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David Sassoli, the new president of the European parliament, has been holding a press conference. He said that any Brexit agreement would have to have a backstop, that the UK had not yet proposed any credible alternative, and that the European parliament would be open to a Brexit delay if the UK was going to hold an election.

These are from my colleague Jennifer Rankin, the Sun’s Nick Gutteridge and ITV’s James Mates.

European parliament president David Sassoli: “Up to now – and I would like to stress this point – the United Kingdom hasn’t proposed any alternatives [to backstop] and anything that has been legally credible.”

He has just met Michel Barnier.

EU Parliament President David Sassoli, after meeting with Michel Barnier this morning: ‘You can’t have an agreement without the backstop. It couldn’t really be any clearer. That’s the position of the EU Commission, the position of the EU institutions including the EU Parliament.’

Sassoli says: ‘We’re not ruling anything out. If solutions are proposed they will be debated, all of them, provided they respect the guiding principles of the EU. But up to now I can say the UK hasn’t proposed any alternatives, anything that’s been legally credible and workable.’

Sassoli says possible options include returning to the EU’s original proposal for a Northern Ireland only backstop and revisiting the Political Declaration ‘and making it into a legally binding document’. These points are included in an EP resolution to be voted on next week.

EP President Sassoli, asked about Michel Barnier’s assessment of the Brexit talks in their meeting this morning, says: ‘Unfortunately the signals that we’re getting aren’t indicating that there’s any initiative that could reopen the negotiations, and we’re unhappy about that.’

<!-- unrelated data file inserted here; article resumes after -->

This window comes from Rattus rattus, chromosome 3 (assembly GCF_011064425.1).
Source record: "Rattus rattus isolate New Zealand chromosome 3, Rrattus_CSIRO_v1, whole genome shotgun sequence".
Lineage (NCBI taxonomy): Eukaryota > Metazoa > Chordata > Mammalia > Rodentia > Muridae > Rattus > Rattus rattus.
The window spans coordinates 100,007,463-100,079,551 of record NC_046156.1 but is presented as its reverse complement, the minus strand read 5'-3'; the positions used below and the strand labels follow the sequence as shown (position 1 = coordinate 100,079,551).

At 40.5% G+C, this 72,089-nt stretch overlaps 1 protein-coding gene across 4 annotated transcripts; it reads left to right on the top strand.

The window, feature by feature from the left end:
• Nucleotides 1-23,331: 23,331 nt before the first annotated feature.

President of European Parliament David Sassoli:
1) No new proposals have been received from the UK.
2) There will be no agreement without a backstop.
3) We will be open to an extension to Article 50 if there’s going to be an election in UK.


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It is 2-1 to the government in the courts now on the legality of proroguing parliament. As my colleague Owen Bowcott reports, judges in Belfast have said the prorogation was lawful, backing up the view of the high court in London, but contradicting the judgment of the court of session in Edinburgh.

The supreme court will come to a final, binding ruling after a hearing starting on Tuesday next week.

Related: Northern Irish judges rule Boris Johnson prorogation is lawful

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Read More Brexit: Boris Johnson denies lying to Queen about reasons for prorogation – live news

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